16 dogs, including a mom and her puppies, were slaughtered by shelter workers while awaiting pick-up.
According to the Sydney Morning Herald, Bourke Shire Council in rural Australia ordered all lost and stray dogs at a shelter to be killed, instead of placing them in foster homes or allowing them to be picked up.
Their reasoning for the mass slaughter? They didn’t want volunteers caring for the dogs to spread COVID-19.
Naturally, the council’s decision sparked outrage. Animal Justice Party member and politician Emma Hurst shared her disdain and disbelief with the decision on Facebook, saying, “Last week my team and I worked desperately to stop Bourke Shire Council killing every homeless and lost dog in their care, only to find out they had been killed already.”
She went on the explain that 16 dogs, including a mother and puppies, were killed. While rumors were started that the dogs were shot, Emma claims her “contacts” said the dogs were actually euthanized.
Emma also noted that it didn’t seem the council made any effort to spare the dogs. She wrote:
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“Council staff say the dogs were killed because they could no longer care for them during the COVID-19 outbreak. It seems to me that no genuine attempt was made to get the dogs into foster care or to rescue groups. I’ve heard there were at least two groups who were open to taking the animals in. These lives could have been saved.”
Beyond the ethically upsetting decision to kill all of the dogs, it’s possible the council also breached the Companion Animals Act that went into effect in 1998.
According to Michigan State University, “it is the duty of the council concerned to consider whether there is an alternative action to that of destroying the animal and (if practicable) to adopt any such alternative.” Evidently, the council failed to do that, and Emma claims they will be investigating the situation further.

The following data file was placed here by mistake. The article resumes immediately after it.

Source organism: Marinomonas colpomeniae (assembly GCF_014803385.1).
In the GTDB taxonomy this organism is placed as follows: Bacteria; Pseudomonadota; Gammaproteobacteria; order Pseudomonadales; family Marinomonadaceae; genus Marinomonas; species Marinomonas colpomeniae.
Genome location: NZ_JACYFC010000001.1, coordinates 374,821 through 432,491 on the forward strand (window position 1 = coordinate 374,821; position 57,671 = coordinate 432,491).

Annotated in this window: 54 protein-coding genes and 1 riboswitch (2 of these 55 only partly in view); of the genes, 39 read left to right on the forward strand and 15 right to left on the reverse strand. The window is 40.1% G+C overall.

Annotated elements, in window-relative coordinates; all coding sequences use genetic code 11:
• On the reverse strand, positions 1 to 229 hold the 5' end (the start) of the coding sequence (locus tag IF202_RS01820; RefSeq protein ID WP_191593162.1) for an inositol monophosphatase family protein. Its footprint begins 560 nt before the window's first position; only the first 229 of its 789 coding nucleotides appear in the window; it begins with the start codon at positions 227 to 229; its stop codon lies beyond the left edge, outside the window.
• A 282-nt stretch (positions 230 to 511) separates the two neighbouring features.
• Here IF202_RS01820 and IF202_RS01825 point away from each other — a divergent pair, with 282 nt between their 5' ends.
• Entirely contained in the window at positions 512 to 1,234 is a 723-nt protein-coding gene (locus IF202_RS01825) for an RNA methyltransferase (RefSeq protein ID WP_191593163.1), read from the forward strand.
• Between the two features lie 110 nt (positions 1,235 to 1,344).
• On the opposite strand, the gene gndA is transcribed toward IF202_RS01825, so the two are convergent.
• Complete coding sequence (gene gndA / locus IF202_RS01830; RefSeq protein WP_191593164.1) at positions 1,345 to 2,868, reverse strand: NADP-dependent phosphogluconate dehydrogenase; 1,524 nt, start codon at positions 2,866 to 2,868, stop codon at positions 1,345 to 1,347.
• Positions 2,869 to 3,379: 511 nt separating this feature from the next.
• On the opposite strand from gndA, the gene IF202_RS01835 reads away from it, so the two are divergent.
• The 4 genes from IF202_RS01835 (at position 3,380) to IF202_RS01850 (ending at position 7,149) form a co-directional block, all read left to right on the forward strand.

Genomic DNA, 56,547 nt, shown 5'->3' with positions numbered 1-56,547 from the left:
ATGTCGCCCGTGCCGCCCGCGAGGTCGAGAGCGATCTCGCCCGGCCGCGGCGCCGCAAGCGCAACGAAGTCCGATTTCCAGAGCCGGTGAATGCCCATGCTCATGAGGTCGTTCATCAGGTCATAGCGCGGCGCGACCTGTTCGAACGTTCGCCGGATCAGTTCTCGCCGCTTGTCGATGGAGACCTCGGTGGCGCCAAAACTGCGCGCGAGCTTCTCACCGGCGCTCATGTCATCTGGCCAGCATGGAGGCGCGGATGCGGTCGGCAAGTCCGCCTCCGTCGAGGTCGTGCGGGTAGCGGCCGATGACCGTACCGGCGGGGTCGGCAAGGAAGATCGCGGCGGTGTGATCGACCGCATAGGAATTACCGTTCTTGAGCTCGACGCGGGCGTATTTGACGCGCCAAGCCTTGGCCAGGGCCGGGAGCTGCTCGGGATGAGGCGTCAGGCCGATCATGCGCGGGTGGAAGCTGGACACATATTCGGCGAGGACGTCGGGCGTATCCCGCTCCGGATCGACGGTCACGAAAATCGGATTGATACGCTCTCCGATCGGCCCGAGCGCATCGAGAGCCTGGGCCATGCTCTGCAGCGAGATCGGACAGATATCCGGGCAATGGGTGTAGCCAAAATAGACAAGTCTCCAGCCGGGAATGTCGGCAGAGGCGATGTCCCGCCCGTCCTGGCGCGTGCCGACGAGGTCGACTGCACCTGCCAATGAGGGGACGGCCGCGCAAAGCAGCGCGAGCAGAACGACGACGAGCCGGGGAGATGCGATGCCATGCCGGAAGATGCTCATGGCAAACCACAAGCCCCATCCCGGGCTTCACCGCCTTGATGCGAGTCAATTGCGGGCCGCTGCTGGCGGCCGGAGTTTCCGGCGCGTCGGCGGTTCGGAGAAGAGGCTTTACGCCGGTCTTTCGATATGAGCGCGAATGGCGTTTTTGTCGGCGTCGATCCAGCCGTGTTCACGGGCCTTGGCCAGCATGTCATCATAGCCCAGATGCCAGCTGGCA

Hurst ended her post, saying, “I’m sharing this to make it clear there is NO health order for pounds to kill all the animals – please share this so it doesn’t happen again.”
Shelter and pounds are currently allowed to be open to the public in areas less affected by COVID-19. Additionally, staff of animal welfare organizations are authorized workers in Australia’s locked-down areas, meaning, they can move freely between shelters and pick up and rescue animals as needed.
According to the Sydney Morning Herald, Lisa Ryan of the Animal Liberation group said, “we totally reject council’s unacceptable justifications that this killing was apparently undertaken as part of a COVID- safe plan.”
Animal activists also want to get to the bottom of the method used to kill the dogs. While Hurst claims they were euthanized, other sources (like the Syndey Morning Herald) are still reporting they were shot.
It’s unclear why the council chose to kill the dogs when there were plenty of rescuers fully ready to take them in.
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